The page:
The current caretaker of this stultifying system is President Dilma Rousseff, a standard-issue unimaginative old lefty (sees nothing amiss in Venezuela, etc.), up for re-election. Many Brazilians are fed up and realize something must change. But, frustratingly, the best candidate, offering real change, Eduardo Campos, with a program of unshackling the economy, was running a distant third. Then in August he died in a plane crash.

Marina Silva, an ascetic black woman, risen from dire poverty (taught herself to read at 16!); former environment minister; had run third in the previous election. But trying again, she was blocked from the ballot on a technicality. So she joined Campos as his vice-presidential running mate.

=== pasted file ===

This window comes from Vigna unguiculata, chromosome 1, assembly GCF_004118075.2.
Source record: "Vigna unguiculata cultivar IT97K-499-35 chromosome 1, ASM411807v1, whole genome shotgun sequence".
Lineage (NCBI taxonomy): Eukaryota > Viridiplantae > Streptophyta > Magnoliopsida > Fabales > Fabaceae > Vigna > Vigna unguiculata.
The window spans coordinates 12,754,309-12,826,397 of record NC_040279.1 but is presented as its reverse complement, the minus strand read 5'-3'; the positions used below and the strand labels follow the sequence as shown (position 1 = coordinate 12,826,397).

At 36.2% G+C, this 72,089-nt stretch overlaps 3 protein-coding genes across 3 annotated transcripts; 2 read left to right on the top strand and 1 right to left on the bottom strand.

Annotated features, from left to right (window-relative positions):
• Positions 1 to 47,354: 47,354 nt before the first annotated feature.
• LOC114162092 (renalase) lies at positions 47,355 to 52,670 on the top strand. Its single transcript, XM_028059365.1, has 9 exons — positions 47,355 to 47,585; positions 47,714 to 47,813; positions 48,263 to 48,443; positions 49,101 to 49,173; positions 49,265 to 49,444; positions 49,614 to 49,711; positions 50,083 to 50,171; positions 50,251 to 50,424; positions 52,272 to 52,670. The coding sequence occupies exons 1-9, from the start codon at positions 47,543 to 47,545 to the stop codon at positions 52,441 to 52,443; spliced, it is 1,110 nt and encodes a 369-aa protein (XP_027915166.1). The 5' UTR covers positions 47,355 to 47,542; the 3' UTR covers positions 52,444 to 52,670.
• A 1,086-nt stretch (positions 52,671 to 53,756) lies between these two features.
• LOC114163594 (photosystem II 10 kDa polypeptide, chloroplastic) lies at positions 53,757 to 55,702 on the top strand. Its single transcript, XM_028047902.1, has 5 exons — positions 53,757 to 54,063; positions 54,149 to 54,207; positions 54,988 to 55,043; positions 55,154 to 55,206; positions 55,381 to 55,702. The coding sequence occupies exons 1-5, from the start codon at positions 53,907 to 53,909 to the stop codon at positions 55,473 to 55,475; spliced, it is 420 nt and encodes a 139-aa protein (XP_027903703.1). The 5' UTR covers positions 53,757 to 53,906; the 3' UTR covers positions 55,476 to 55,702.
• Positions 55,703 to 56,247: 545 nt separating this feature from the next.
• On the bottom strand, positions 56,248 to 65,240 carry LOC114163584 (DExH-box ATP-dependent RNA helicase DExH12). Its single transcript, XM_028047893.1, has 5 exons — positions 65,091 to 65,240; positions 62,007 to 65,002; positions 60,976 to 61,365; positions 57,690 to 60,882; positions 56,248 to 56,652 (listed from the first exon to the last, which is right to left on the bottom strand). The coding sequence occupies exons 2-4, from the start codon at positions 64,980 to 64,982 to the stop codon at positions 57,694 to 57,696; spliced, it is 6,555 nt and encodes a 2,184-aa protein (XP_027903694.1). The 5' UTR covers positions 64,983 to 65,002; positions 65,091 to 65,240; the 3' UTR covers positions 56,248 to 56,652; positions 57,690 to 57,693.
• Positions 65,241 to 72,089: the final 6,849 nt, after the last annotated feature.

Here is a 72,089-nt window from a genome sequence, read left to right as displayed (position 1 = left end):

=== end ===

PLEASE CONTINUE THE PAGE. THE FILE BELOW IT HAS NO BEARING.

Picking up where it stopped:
Marina Silva

Marina Silva

And with Campos’s death, Silva has replaced him as their party’s presidential candidate. This seems to have electrified Brazilians. Partly it’s a personality thing – in a country plagued by repeated scandals, Silva’s backstory and perceived unimpeachable integrity are highly attractive. But she also appears to have bought into Campos’s agenda of economic liberalization. And she now looks likely to win the election. It would be a bracing breath of fresh air for Brazil.

* I’ve written about this here, and here.